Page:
The other day my Mother was on the phone. She sounded very excited. “Do you know, there is this parrot which flies into our house for the last 2 days, sits on my hand, also on my shoulder and then goes and perches on the curtains……..”. I got really excited……how can an unknown bird be so friendly? Could it be that Rupu has been reborn? Yes, it has to be him, he’s come back……! After a few days, the parrot stopped coming. You must be wondering who Rupu was. He was our pet parrot who spent 35 long years with us and will be there forever in our memory. Can such strong bonds be developed between man and bird? Yes! It can and it did….

When I was 3 years old, my father brought home a small ball of green fur. He had bought it from a villager in a bullock cart. It was a baby parrot. Through the ball of fur, the bright red beak would pop out when being fed. I was too small to remember those days, this was told to me by my mother…. but the years to follow, were to make him such an integral part of our family. We used to call him “Rupu”.

Rupu grew up fast. As he grew up, we realised that he was a beautiful Himalayan parrot with a prominent red ring around his neck. He was kept free in the house with a small basket converted to a bed. My mother always felt guilty of taking away the freedom of a bird – who was born to fly freely in the skies. Once his wings had grown, she tried to make him fly away, but he wouldn’t, so used had he become to this life. After going around for some time, he would come back. We were also scared that if we didn’t allow him back, we may risk his life.

Rupu was so very intelligent. It started talking everything that we would talk. Everyday after dinner, my parents used to discuss a lot of things. He would keep one of his claws close to his head, in a posture of listening intently. And the next day he would repeat the entire conversation, all with proper pauses, exclamations and questions. We would all burst into laughter. He was a source of constant entertainment. If anyone coughed, he would cough, if anyone laughed, he would laugh.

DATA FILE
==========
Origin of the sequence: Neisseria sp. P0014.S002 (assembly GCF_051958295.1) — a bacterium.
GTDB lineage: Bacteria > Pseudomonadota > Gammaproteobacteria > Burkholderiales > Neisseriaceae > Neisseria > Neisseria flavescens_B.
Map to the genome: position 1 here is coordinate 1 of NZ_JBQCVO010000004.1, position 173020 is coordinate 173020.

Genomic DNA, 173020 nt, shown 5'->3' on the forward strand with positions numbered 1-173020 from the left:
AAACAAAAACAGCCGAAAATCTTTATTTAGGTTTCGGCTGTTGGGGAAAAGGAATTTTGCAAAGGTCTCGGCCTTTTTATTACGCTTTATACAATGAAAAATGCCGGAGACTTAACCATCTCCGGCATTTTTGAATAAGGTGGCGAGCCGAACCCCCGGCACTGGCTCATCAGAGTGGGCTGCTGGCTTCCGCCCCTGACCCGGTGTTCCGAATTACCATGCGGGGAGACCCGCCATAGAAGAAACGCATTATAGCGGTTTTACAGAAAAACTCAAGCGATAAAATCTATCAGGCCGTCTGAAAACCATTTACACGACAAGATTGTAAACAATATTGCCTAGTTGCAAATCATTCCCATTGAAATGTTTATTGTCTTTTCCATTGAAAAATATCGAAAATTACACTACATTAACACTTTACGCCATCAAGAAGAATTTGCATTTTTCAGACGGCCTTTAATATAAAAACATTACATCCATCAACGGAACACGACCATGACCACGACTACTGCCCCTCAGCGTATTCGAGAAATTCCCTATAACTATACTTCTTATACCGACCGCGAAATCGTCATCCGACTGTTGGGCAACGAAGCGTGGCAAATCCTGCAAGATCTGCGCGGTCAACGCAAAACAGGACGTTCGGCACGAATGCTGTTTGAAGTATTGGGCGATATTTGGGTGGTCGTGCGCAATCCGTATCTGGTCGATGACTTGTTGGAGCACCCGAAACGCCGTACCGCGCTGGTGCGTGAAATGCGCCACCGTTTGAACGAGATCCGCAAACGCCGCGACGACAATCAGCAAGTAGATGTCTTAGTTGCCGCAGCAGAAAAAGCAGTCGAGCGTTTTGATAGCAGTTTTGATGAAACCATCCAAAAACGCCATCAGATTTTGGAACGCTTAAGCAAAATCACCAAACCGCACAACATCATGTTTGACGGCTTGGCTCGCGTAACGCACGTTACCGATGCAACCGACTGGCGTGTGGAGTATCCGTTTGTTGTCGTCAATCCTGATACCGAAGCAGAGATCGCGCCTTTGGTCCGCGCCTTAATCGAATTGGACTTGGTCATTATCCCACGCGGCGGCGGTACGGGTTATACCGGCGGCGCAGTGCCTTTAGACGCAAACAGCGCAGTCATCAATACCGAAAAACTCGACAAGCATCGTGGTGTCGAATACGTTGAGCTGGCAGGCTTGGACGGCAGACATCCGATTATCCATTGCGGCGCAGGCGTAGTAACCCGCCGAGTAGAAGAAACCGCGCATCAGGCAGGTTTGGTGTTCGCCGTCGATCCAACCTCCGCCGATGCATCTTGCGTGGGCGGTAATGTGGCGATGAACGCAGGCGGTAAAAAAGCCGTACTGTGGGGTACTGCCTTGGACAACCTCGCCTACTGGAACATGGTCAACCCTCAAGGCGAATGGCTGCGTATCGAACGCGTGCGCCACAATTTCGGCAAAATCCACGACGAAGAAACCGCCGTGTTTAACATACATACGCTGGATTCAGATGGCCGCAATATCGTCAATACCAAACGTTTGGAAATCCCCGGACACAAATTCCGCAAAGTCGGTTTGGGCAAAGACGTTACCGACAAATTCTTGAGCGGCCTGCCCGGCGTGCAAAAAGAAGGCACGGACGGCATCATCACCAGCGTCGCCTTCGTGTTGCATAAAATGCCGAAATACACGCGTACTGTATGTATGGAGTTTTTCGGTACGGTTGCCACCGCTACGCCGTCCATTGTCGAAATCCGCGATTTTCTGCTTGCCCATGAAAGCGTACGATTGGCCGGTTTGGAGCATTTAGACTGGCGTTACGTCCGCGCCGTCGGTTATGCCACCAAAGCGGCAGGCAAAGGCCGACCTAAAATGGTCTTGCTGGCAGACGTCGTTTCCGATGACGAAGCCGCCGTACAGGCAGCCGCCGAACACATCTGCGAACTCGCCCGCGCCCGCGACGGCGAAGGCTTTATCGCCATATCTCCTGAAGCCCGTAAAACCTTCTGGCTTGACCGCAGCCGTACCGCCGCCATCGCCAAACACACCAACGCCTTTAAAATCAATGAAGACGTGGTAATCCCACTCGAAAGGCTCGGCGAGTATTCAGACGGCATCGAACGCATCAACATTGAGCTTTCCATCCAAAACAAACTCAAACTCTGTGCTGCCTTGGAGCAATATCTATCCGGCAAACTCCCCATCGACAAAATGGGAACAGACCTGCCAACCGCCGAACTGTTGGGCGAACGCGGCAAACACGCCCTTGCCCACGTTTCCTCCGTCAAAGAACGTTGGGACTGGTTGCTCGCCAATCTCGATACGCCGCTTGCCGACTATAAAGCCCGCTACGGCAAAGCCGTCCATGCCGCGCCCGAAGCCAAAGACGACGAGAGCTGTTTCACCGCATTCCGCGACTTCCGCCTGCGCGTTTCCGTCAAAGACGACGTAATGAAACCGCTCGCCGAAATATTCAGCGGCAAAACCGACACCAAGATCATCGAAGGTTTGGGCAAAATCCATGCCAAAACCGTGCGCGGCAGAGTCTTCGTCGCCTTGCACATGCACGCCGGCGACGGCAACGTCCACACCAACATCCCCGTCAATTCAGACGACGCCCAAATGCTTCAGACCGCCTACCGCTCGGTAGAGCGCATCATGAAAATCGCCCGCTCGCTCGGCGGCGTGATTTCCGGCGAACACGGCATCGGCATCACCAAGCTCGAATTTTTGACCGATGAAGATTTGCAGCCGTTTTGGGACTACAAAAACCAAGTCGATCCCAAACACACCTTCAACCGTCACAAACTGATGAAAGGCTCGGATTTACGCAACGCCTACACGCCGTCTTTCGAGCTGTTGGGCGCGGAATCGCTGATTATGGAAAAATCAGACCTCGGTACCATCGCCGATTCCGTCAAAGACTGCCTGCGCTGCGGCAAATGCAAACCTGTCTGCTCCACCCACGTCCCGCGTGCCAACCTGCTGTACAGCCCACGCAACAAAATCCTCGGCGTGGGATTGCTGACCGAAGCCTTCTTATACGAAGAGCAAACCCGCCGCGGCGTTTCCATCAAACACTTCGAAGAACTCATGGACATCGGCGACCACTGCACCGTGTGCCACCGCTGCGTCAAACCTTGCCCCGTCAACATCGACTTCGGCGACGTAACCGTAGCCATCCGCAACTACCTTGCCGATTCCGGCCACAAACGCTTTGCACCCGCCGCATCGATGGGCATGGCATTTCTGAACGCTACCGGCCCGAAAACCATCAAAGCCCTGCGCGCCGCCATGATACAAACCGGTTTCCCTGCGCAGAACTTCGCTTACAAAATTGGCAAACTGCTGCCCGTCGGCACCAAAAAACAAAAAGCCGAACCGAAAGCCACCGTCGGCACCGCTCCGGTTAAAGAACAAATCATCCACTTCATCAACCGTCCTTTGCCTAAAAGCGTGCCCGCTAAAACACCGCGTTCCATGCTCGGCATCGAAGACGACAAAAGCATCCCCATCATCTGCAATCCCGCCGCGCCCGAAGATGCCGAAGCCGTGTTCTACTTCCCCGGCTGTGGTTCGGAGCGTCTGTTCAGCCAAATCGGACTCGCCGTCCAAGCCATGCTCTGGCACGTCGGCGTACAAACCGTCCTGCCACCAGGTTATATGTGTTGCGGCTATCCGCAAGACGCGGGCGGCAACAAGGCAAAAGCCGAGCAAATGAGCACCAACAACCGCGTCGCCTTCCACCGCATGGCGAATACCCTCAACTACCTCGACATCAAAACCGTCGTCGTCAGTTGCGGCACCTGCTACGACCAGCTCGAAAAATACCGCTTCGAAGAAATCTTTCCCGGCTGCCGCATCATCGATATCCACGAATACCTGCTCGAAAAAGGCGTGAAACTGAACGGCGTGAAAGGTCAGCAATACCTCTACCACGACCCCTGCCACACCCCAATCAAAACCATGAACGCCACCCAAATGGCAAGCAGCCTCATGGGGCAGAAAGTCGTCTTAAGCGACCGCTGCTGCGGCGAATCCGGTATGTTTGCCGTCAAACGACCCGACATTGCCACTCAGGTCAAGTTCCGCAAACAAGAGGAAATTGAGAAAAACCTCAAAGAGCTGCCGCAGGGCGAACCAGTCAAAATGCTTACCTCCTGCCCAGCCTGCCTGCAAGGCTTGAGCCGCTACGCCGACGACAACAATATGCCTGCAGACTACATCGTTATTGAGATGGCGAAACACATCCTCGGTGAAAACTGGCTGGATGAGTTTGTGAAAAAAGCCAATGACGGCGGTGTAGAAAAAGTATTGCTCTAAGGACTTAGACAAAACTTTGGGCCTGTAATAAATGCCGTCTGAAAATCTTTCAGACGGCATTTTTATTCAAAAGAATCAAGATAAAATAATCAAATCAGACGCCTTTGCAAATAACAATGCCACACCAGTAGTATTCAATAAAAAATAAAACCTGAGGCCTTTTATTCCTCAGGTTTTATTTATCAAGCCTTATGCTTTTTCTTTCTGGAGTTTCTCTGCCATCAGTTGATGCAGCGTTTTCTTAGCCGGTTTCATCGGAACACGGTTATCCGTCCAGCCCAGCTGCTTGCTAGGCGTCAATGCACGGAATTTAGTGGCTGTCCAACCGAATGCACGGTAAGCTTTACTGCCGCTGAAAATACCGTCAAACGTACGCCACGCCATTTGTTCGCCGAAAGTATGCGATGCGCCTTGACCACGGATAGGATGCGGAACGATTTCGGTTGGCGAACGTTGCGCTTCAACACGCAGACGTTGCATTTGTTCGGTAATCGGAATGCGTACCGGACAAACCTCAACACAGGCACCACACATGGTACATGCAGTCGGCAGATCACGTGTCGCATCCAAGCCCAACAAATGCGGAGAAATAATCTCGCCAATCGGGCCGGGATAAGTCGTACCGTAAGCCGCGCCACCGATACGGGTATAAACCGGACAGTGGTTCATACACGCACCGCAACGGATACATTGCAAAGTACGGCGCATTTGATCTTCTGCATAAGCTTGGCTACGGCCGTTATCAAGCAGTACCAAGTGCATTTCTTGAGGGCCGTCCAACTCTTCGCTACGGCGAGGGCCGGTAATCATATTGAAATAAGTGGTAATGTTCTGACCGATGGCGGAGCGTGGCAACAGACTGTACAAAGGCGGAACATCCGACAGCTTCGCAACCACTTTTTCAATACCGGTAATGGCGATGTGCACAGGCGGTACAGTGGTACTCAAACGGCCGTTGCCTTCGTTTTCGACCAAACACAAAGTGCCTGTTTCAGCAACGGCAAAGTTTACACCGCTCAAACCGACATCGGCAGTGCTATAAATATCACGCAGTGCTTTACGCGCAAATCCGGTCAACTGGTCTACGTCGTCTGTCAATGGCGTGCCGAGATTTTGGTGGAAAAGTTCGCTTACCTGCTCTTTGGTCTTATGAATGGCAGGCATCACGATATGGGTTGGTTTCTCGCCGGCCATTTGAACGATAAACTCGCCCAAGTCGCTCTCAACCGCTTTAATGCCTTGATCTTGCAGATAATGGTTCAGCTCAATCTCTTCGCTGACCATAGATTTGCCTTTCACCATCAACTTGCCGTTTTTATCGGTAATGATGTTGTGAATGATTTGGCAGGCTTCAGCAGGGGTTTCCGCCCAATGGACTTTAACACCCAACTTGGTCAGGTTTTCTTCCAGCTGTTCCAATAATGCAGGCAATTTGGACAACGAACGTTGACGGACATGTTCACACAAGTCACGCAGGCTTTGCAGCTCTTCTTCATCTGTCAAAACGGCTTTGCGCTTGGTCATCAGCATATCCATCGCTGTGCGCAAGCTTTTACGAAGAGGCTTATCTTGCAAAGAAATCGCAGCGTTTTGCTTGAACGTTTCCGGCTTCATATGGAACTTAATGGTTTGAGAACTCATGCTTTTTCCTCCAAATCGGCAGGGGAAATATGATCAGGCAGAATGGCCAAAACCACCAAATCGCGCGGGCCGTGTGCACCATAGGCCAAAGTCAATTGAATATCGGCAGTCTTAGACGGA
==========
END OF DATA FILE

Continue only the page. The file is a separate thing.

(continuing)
Rupu had become almost like a human being. He used to love eating paratha and sweets and everything which we ate. We had four huge guava trees at home and he used to eat a lot of guavas and also nuts and seeds which we used to give him as his natural food. But he used to prefer all the food cooked for us. If we delayed giving him his meal, he would throw tantrums. He used to express his anger by snatching the paratha piece from our hand and swinging it off. All his emotions were expressed like any human being. He was very gentle with the children in the house. Would never bite them when they held out their fingers. He would hold their fingers in his sharp beak ever so gently. The children loved him. It was such a beautiful expression of his emotion of compassion.

Rupu lived with us for 35 years. He was with my parents in Bangalore. I was in Mumbai. During my daughter’s vacations I used to come down to Bangalore. Rupu used to instantly feel my presence without even seeing me. A lot of frenzied movements and running around in his space, showed his excitement. He would start chanting my name – just the way my mom used to call me as a child.

People wouldn’t believe that a pet parrot lived for 35 years. He did! Maybe, it was to do with the love and affection it was brought up with. The day Rupu died was a very sad one for us. We buried him in a forest and wished his soul a peaceful journey and freedom in his next life…..Rupu always lives in our heart and memory.